“We talking about practice,” Allen Iverson ripped in 2002 during arguably the most famous press conference in NBA history. “Not a game. Not a game. We talking about practice.” The sound byte was legendary, but the reasoning behind Iverson’s rant was solid.
As the Sixers franchise player, he felt it was better to preserve his body instead of wasting energy practicing when he wasn’t feeling 100%.
Practice might not matter when you’re a 26-year old NBA star coming off back-to-back scoring titles, but it certainly does when you’re just picking up a ball and learning the game for the first time.
Same rules apply to day trading – nobody just dumps money into a brokerage account and immediately starts picking winner after winner. Like basketball, day trading expertise requires repetition, patience, and determination.
And also like basketball, day traders can refine their game on a practice court before putting real capital at risk.
What You’ll Need Before Your First Trade
A day trading career isn’t something you can hit the ground running with. Opening a brokerage account and jumping headfirst into volatile markets is a good way to lose a ton of money. First impressions matter and overzealous traders who burn out early often swear off the markets entirely.
Before attempting any type of trade, you need to have a strong foundation of market and trading knowledge. Here’s where you want to learn the difference between technical and fundamental analysis, differences in day trading vs swing trading, and how to leverage trading strategies like momentum, bear and bull flags, and gap and go.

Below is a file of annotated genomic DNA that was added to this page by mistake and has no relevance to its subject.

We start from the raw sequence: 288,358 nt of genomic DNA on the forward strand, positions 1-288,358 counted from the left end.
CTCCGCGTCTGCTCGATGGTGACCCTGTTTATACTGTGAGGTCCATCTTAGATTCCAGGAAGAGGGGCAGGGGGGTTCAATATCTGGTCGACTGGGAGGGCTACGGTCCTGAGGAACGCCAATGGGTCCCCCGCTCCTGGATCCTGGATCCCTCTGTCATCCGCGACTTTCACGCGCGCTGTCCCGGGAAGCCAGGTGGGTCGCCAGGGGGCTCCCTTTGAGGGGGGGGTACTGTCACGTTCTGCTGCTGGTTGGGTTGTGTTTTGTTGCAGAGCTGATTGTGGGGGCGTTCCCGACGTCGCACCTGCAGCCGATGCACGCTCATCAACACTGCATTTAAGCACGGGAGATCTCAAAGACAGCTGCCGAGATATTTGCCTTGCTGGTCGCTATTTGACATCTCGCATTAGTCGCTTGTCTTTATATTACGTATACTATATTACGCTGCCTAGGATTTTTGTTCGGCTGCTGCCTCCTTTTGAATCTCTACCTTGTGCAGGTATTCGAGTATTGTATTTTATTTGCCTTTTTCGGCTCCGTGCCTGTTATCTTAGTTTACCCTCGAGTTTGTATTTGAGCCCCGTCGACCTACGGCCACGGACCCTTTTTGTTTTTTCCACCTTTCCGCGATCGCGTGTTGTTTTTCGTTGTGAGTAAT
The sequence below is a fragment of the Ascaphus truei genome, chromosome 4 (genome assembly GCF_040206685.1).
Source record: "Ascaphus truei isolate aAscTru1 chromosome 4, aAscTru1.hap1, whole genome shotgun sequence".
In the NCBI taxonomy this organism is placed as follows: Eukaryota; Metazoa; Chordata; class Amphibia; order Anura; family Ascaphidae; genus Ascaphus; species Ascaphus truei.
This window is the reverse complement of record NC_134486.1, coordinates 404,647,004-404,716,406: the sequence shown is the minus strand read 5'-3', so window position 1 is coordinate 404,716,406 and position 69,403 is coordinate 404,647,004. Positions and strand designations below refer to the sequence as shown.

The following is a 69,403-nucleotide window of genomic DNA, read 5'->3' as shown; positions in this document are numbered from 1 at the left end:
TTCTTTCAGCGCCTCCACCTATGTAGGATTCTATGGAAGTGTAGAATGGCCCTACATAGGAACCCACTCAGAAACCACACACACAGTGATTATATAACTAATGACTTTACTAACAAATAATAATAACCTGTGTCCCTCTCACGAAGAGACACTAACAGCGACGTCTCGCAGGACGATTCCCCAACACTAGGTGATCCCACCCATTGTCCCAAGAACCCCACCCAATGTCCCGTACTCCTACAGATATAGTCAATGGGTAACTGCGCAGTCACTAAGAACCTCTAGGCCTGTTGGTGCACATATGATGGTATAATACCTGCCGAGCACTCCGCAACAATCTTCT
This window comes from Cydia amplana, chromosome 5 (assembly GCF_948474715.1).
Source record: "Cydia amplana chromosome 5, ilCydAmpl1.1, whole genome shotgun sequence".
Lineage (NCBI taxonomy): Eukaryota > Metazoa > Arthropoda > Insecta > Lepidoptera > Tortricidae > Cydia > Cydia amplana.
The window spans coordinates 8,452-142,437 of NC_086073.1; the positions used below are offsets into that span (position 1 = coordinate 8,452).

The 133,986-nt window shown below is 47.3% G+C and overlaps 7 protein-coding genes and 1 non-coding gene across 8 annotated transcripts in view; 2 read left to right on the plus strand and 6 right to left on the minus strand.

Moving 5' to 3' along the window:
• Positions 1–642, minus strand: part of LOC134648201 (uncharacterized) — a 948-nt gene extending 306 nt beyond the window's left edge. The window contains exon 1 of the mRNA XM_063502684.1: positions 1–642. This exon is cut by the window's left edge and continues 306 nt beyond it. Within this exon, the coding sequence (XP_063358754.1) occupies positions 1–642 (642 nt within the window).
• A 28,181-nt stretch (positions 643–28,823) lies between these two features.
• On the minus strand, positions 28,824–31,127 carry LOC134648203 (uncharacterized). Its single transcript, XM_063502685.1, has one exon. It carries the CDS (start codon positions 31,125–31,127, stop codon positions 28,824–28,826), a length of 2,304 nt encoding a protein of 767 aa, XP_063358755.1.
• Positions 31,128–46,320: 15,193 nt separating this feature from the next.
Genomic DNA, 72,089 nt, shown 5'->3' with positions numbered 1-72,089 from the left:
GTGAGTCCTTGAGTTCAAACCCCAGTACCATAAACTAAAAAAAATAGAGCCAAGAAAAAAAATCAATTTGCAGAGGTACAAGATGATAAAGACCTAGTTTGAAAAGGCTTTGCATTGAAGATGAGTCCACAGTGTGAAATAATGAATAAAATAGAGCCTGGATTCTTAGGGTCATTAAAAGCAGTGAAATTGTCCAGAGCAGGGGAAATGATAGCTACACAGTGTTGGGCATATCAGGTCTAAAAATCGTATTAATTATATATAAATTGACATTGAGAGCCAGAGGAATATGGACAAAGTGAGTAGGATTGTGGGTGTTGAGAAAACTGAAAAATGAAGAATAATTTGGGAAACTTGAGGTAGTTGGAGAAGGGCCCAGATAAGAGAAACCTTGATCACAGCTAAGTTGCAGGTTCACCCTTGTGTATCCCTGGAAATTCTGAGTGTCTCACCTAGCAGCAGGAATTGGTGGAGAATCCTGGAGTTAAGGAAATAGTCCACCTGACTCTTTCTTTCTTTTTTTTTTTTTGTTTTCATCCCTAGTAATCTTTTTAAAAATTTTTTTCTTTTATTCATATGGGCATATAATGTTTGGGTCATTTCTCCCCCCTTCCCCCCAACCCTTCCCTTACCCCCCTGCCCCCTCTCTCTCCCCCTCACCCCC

It takes money to make money and any prospective trader will need to have a decent capital base to begin a day trading operation. High-profile stocks like AAPL, TSLA, NFLX, and MSFT are a few hundred dollars per share each.
And that’s not counting giants like GOOG and AMZN with their four-digit price tags. Not having enough capital will severely limit the amount of trading you can do, so be sure to have enough funds for the type of trading you want to partake in.
Practice, Practice, Practice
Ignore Allen Iverson on this one – practice might not make perfect, but it’ll get you a lot closer than not practicing at all. Using a paper trading simulator will help you immensely, especially if the language of day trading currently looks like Greek to you.
Like taking three-point shots in the gym, paper trading will help you learn proper form and technique before the real games (or trading) start.
Why Use A Simulator?
What makes a day trading simulator useful? The reasons are almost innumerable! A simulator helps traders learn to think on their feet and make quick decisions. When real money is at stake, the goal is for these reactions to become instincts.
Here are a few things simulators help prospective traders with.
Attempt New Strategies
Are you a momentum trader or do you prefer the Gap and Go technique? Finding that answer out in the real markets could be an expensive lesson. With a simulator, you can test and retest different strategies until you find something you’re comfortable with.